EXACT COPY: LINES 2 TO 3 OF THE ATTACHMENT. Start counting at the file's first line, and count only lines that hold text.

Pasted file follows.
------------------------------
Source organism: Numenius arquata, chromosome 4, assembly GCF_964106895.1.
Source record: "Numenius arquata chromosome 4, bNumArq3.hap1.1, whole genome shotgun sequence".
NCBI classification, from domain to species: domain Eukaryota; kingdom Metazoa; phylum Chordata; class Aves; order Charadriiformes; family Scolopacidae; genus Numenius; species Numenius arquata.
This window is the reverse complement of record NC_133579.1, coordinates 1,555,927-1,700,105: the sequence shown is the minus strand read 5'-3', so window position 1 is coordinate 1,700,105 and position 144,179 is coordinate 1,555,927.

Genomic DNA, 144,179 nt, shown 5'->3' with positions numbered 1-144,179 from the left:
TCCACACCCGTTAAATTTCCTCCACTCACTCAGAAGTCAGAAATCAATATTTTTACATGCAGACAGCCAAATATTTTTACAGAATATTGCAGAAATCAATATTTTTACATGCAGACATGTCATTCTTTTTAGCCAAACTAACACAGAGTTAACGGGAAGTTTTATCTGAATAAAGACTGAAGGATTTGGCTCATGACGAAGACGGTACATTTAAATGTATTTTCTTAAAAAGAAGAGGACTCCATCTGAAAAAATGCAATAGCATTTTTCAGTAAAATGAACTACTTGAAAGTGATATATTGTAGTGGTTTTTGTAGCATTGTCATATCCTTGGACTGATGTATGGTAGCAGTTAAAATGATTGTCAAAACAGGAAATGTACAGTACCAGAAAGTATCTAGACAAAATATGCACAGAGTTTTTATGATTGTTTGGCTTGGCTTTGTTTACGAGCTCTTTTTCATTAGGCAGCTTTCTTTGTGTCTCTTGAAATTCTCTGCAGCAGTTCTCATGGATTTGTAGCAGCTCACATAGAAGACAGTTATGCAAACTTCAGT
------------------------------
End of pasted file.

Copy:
Source record: "Numenius arquata chromosome 4, bNumArq3.hap1.1, whole genome shotgun sequence".
NCBI classification, from domain to species: domain Eukaryota; kingdom Metazoa; phylum Chordata; class Aves; order Charadriiformes; family Scolopacidae; genus Numenius; species Numenius arquata.